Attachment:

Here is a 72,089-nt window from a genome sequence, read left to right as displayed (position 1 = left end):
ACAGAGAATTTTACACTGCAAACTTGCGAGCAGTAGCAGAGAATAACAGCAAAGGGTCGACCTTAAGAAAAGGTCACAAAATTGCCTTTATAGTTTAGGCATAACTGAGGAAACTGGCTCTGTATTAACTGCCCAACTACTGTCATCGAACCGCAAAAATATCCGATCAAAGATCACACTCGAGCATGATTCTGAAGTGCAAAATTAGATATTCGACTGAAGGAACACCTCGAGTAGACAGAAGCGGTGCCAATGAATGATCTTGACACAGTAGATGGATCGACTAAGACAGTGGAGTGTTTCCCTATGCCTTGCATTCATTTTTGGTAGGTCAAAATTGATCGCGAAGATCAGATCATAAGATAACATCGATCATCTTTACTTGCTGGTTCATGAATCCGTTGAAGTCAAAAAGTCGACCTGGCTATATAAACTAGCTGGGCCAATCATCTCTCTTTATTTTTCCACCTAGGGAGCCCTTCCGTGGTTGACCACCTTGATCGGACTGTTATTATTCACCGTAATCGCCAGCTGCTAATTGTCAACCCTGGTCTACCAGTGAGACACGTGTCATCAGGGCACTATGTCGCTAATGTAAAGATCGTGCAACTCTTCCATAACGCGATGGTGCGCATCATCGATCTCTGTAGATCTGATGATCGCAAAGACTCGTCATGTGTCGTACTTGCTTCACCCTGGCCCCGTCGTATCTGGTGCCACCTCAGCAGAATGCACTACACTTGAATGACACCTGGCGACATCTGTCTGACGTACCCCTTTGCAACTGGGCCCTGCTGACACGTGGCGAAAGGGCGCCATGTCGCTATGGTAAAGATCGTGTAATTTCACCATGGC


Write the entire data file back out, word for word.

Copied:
Here is a 72,089-nt window from a genome sequence, read left to right as displayed (position 1 = left end):
ACAGAGAATTTTACACTGCAAACTTGCGAGCAGTAGCAGAGAATAACAGCAAAGGGTCGACCTTAAGAAAAGGTCACAAAATTGCCTTTATAGTTTAGGCATAACTGAGGAAACTGGCTCTGTATTAACTGCCCAACTACTGTCATCGAACCGCAAAAATATCCGATCAAAGATCACACTCGAGCATGATTCTGAAGTGCAAAATTAGATATTCGACTGAAGGAACACCTCGAGTAGACAGAAGCGGTGCCAATGAATGATCTTGACACAGTAGATGGATCGACTAAGACAGTGGAGTGTTTCCCTATGCCTTGCATTCATTTTTGGTAGGTCAAAATTGATCGCGAAGATCAGATCATAAGATAACATCGATCATCTTTACTTGCTGGTTCATGAATCCGTTGAAGTCAAAAAGTCGACCTGGCTATATAAACTAGCTGGGCCAATCATCTCTCTTTATTTTTCCACCTAGGGAGCCCTTCCGTGGTTGACCACCTTGATCGGACTGTTATTATTCACCGTAATCGCCAGCTGCTAATTGTCAACCCTGGTCTACCAGTGAGACACGTGTCATCAGGGCACTATGTCGCTAATGTAAAGATCGTGCAACTCTTCCATAACGCGATGGTGCGCATCATCGATCTCTGTAGATCTGATGATCGCAAAGACTCGTCATGTGTCGTACTTGCTTCACCCTGGCCCCGTCGTATCTGGTGCCACCTCAGCAGAATGCACTACACTTGAATGACACCTGGCGACATCTGTCTGACGTACCCCTTTGCAACTGGGCCCTGCTGACACGTGGCGAAAGGGCGCCATGTCGCTATGGTAAAGATCGTGTAATTTCACCATGGC